The good news is that these items are challenged by a vocal minority. A recent poll from PEN America shows that over 70% of parents oppose book banning (Meehan, Friedman, 2022). Recent Gallup polls indicate the same. Those results show that 87% of Americans oppose restricting books that include content about race (Qamar, 2022). 71% of poll takers do not believe controversial materials should be removed from public libraries. The Gallup poll also revealed that opposition to book banning is represented by both politically left-leaning and right-leaning Americans alike. These results indicate that accessibility is in the public’s best interest.
The Willoughby-Eastlake Public Library is offering patrons an opportunity to read some of these ‘forbidden’ titles this fall with a Banned Books Reading Challenge. Banned Books Week is October 1-7. Throughout the entire month, patrons who read 5 banned books will be entered into a drawing for one of two Target gift cards. Participants can log their reading on Beanstack or use a paper log (available at all Willoughby-Eastlake branches) from October 1-November 1.
Readers can find a comprehensive list of challenged materials for all age groups at the top of this post. This list provides the reader with the book title, author, genre, reading level, and reason(s) for challenge(s) for each entry. The challenges on this list range from yesteryear to yesterday. These challenges came about under a myriad of social and political circumstances. Approximately 22% of the books on this list have been challenged for having LGBTQIA+ content.
Use October to celebrate these precious titles all month long.
Austrie, Lyons, Chawki (2016, November 15). The Censorship Files: The Autobiography of Malcolm X. Available at https://thecensorshipfiles.wordpress.com/the-autobiography-of-malcolm-x/#:~:text=In%20an%20article%20%E2%80%9CWhy%20The,representations%20drew%20criticism%20and%20backlash . (Accessed: 5 September 2023)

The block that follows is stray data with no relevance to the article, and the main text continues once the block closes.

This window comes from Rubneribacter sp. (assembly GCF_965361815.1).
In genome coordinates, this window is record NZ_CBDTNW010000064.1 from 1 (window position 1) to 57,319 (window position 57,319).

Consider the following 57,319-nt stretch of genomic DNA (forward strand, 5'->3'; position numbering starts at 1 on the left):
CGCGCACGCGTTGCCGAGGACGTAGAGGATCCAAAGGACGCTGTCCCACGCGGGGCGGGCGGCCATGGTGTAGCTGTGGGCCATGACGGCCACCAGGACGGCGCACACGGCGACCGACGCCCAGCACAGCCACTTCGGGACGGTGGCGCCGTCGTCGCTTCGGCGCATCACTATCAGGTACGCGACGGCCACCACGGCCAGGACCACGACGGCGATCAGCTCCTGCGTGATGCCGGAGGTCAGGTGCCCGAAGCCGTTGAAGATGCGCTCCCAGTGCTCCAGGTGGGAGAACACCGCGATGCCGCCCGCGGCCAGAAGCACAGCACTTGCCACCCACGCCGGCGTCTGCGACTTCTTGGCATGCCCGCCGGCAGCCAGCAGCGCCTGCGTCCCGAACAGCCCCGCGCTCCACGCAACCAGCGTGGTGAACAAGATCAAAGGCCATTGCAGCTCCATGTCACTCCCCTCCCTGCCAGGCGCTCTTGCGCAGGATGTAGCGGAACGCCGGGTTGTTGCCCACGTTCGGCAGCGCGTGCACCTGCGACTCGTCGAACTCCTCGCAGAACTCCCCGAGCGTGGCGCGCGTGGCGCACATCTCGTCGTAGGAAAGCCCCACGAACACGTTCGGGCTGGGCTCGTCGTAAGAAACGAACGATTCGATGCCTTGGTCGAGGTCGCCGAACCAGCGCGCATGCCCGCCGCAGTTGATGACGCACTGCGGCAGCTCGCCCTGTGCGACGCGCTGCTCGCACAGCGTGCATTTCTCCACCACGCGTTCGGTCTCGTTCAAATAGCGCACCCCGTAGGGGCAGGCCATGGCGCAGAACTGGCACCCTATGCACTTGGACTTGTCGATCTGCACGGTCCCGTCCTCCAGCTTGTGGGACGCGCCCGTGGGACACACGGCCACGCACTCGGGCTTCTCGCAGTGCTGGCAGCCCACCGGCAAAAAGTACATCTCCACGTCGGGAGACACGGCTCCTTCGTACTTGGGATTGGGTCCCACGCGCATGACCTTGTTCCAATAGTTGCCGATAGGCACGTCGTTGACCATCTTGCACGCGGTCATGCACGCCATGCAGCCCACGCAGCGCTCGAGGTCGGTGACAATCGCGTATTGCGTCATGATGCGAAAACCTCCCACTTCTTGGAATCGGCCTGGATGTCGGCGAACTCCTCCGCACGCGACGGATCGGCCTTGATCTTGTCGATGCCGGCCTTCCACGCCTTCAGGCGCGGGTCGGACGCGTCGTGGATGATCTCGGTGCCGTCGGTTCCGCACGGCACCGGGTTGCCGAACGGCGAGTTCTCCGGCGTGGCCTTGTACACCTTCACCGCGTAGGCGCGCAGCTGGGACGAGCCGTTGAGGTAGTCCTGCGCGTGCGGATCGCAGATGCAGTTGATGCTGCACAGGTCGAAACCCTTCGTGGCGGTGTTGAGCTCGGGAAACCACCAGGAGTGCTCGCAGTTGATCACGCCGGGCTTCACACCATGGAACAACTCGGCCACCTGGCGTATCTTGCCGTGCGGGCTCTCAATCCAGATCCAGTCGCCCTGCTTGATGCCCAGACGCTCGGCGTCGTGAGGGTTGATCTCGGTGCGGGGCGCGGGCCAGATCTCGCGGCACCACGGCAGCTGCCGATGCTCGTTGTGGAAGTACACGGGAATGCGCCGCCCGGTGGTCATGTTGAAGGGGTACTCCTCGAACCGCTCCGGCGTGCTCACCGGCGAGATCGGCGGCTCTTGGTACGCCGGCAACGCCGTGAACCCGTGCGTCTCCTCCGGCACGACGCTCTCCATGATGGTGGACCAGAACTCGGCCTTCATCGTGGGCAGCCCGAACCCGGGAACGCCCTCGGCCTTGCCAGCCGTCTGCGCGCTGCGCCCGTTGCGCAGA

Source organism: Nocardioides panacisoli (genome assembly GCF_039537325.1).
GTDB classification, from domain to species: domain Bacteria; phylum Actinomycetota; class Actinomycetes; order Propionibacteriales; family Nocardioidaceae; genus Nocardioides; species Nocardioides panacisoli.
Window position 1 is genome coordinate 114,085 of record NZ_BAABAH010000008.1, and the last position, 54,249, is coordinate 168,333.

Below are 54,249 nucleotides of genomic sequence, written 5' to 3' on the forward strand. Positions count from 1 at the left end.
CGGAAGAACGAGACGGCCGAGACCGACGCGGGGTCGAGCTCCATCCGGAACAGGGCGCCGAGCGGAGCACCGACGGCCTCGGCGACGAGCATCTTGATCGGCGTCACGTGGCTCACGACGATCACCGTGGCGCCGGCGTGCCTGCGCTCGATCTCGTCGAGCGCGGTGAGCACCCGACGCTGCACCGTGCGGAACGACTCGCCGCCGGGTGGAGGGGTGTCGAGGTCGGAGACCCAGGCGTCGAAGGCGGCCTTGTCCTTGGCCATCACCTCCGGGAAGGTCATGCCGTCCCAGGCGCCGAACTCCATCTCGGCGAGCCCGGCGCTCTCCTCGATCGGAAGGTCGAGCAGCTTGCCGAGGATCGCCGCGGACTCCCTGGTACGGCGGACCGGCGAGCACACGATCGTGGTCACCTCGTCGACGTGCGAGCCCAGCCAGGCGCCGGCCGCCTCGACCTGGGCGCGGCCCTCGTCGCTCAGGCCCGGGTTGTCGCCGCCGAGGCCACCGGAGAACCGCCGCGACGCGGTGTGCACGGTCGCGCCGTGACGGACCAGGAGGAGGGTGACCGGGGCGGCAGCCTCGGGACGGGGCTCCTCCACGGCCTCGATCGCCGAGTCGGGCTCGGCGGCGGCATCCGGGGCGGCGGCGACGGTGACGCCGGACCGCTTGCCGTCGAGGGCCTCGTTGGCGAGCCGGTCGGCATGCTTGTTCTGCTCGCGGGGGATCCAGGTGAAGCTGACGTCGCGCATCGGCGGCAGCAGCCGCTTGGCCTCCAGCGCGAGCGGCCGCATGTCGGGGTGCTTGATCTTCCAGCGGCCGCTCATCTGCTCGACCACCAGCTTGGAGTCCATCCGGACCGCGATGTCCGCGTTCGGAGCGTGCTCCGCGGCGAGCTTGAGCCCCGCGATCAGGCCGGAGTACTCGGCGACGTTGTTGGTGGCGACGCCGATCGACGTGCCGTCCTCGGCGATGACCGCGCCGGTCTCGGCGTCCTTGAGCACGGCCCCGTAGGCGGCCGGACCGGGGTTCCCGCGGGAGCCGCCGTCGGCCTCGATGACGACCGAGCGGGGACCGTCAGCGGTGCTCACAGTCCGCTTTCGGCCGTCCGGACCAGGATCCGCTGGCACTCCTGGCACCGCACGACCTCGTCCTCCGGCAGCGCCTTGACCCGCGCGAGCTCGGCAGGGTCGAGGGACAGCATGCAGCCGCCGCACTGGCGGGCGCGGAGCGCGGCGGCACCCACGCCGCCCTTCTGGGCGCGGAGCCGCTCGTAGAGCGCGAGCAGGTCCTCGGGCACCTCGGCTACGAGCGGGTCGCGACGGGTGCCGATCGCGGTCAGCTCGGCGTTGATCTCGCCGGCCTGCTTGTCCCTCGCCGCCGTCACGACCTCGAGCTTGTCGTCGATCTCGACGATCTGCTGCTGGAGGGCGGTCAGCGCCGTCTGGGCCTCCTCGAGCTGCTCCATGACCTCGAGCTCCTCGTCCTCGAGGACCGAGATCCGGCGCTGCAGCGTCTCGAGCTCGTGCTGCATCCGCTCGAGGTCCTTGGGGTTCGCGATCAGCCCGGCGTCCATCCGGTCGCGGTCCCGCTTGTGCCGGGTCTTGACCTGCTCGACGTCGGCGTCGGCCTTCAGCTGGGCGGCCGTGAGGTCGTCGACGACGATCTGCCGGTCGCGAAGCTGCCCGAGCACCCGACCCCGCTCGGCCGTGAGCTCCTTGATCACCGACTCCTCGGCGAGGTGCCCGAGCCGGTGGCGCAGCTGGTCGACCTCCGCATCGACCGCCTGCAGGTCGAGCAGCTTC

Banned Book FAQ (2019). American Library Association. Available at https://www.ala.org/advocacy/bbooks/banned-books-qa (Accessed: 5 September 2023)
Censorship by the numbers (2023). American Library Association. Available at https://www.ala.org/advocacy/bbooks/by-the-numbers#:~:text=ALA’s%20Office%20for%20Intellectual%20Freedom,more%20than%2020%20years%20ago. (Accessed: 5 September 2023)
Friedman, Jonathan and Johnson, Nadine (2022, September 19). “Banned in the USA: The Growing Movement to Censor Books in Schools”. PEN AMERICA. Available at https://pen.org/report/banned-usa-growing-movement-to-censor-books-in-schools/ . (Accessed: 5 September 2023)
Friedman, Jonathan and Meehan, Kasey(2023). “Update on Book Bans in the 2022-2023 School Year Shows Expanded Censorship of Themes Centered on Race, History, Sexual Orientation and Gender”. PEN AMERICA. Available at https://pen.org/report/banned-in-the-usa-state-laws-supercharge-book-suppression-in-schools/ . (Accessed: 5 September 2023)
Qamar, Zoha (2022, Aug). “Americans Don’t Want Books Banned, But They’re Divided Over What Schools Teach”FiveThirtyEight. Available at https://fivethirtyeight.com/features/americans-dont-want-books-banned-but-theyre-divided-over-what-schools-teach/ (Accessed: 5 September 2023) Ross, Catherine (2023, May 10). “Controversial Book will remain in Mentor public schools”. News 5 Cleveland. Available at https://www.news5cleveland.com/news/local-news/controversial-book-will-remain-in-mentor-public-schools#:~:text=The%20committee%20voted%208-3,School%20Library%20Bill%20of%20Rights . (Accessed: 5 September 2023)